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The Story Behind EJMSL (Part 2 2007-2014)

Welcome back! So ready to continue the story? (If you haven't read Part 1, click here) Let’s go.

In 2007 and 2008 I organised and ran an 8-ball pool tournament down at our local pub in Luddesdown, The Golden Lion. Once a week, for 23 weeks running, 38 different players participated (yes, it’s on a spreadsheet) to be crowned the weekly champion and win the prize money. I was lucky enough to win the jackpot on 8 occasions, a tournament record. 😊


Me (black t-shirt) refereeing a girls doubles match at my table tennis tournament at college.

From 2007-2009 I studied Sports, Development & Fitness at MidKent College. My favourite module? 'Organising Sports Events’, I received a distinction for that one. During this time, I hosted a charity table tennis tournament for Clic Sargeant. 15 boys, 10 girls & 4 events (singles & doubles). Somehow, I won the boys event (I’m not sure how - table tennis is not my strongest sport)


For 7 years (2009-15) I also hosted my own annual five-a-side football tournament, where my dad even videoed every match. Afterwards, I created my own first video edit 'Ell's Birthday Football Tournament 2014: Top 10 Goals'. As always, I recorded all the statistics on a spreadsheet. I even used to go back through the videos and record the stats, shots, passes, and even possession! This involved pausing the video every time possession changed and adding up the total seconds each team had the ball. I genuinely enjoyed doing it (madness, I know!)

A summary of all the player stats & records from my annual 5 a-side football tournament

My next idea? I’m 22 and the year is 2012, London is hosting the Olympics (you can see where this is going). Hello - EJ Olympics! Twenty-six of us were involved and I split everyone into four teams. We had Gravesend, Medway, Maidstone & Kent Villages [everyone else]. In total, there were 23 events, all to be played throughout the whole year. Featuring athletics, racket sports, darts, snooker, pool, golf, go-karting, weightlifting, rowing, and more. This was some serious organising. The highlight for me was renting Deangate Ridge athletics track out for a whole day while we did 100m, 200m, 400m, 1500m, long jump, discus, hammer & javelin (yes, I bought 2 javelins). None of us could walk for about a week, and I had fallen over during the 400m and injured my arm quite significantly. But I loved it; loved the organising, loved the competition, loved the responsibility. Gravesend were the champions, mainly down to the Whitehead brothers, my two friends Jack and Terry. They won 6 out of the 7 Athletics events, with Terry running the 100m in a record time of 12:47. Me? I didn’t win 1 event, I had to make do with 3 silver medals in tennis, 200m and long jump.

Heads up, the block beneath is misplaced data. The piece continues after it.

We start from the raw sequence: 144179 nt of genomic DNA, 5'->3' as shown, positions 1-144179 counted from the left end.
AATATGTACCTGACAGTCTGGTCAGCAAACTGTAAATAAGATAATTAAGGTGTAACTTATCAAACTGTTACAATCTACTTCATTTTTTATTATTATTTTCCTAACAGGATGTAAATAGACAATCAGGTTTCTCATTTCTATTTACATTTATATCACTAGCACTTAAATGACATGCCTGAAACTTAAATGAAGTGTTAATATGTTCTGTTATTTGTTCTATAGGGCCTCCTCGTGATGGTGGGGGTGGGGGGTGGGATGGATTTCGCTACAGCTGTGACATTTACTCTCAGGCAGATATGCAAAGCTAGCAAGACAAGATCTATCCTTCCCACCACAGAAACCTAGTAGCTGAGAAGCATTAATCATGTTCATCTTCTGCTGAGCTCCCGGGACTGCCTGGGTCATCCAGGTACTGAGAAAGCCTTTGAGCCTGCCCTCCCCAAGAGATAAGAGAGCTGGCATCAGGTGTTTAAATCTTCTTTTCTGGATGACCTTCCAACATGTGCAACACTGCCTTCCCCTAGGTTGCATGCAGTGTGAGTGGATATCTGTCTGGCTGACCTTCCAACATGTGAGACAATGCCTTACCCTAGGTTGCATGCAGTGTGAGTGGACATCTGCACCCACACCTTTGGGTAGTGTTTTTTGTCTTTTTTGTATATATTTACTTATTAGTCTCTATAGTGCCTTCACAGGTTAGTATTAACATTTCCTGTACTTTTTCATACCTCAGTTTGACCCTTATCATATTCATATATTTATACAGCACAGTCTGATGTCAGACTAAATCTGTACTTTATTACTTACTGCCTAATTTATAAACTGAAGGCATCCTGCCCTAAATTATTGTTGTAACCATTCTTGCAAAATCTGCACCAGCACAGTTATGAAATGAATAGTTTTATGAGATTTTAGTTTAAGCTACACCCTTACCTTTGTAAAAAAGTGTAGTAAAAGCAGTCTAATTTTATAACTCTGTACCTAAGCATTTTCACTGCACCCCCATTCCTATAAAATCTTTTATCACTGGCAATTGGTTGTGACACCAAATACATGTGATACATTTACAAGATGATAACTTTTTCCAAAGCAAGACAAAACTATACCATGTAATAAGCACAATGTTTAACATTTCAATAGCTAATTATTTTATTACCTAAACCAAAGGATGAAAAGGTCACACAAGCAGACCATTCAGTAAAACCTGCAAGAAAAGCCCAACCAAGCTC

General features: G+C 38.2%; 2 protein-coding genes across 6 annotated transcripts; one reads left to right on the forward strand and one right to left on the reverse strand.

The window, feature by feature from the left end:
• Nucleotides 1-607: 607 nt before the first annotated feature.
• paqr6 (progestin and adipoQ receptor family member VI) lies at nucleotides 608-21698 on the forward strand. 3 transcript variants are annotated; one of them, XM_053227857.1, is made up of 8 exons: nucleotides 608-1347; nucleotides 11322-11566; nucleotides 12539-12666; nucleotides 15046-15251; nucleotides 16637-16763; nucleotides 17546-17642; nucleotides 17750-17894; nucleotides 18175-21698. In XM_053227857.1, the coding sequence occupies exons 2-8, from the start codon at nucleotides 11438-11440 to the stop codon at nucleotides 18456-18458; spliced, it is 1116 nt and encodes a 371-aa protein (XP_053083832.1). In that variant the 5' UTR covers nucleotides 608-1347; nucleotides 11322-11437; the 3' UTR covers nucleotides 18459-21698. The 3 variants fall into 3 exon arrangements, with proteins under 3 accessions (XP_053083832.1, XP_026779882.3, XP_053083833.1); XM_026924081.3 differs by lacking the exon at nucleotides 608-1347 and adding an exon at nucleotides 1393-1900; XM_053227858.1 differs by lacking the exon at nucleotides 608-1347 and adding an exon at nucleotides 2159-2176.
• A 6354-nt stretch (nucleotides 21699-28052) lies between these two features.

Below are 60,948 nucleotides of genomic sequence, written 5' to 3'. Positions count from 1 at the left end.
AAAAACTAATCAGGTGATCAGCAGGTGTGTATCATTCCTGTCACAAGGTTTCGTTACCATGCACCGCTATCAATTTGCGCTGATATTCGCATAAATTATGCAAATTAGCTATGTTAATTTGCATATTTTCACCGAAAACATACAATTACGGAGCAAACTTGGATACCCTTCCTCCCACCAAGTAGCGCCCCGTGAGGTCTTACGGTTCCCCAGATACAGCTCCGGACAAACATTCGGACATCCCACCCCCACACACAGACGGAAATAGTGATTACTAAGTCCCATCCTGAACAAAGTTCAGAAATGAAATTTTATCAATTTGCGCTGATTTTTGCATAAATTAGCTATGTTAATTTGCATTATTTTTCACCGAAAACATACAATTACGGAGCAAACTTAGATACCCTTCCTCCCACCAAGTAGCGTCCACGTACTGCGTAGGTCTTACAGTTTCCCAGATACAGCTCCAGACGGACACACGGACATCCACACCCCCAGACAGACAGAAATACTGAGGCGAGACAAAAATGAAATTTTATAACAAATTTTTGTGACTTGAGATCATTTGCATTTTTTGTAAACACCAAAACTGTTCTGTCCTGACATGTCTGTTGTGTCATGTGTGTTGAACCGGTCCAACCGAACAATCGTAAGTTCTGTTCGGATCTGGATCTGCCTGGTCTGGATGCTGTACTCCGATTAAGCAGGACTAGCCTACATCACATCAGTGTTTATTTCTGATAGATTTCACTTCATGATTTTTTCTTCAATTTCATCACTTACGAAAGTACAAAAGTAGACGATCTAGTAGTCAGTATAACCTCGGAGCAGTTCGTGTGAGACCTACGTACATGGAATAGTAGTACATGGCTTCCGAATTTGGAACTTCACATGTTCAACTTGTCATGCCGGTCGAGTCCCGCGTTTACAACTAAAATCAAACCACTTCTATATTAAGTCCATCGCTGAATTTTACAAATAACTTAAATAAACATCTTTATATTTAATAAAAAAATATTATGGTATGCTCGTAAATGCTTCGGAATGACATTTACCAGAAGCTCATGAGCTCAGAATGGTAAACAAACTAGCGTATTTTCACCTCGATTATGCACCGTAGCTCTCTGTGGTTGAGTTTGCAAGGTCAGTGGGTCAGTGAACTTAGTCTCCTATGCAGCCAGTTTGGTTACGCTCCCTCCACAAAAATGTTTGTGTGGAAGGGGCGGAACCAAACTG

Terry winning the 100m in 12:47, Tom Webzell 2nd, Jack 3rd. Luke Fauklin 4th, Sam Brady 5th. Me in the background nursing my injured arm.

Throughout this blog I have been talking about the main events and tournaments I have organised, but there have been a few small ones too! From FIFA tournaments, a chess tournament, my own quizzes, eleven-a-side football matches, 8-ball pool leagues, snooker leagues and so much more. For EJTT i even used to host an end of year awards night, players would dress up smart,collect awards, and i'd even wrote my own quiz, with questions all about EJTT that year and tennis in general. Reece & I went through a stage of doing interviews for EJTT too, complete with our own advertising boards in the background. Honestly, if there was any opportunity for me to organise a tournament, I would take it. Every friend group has that one friend that is ‘the organiser’, and they get people together, organise events, and take responsibility. That is me. It’s not just tournaments, I like organising anything really.

EJTT 2012 Awards Night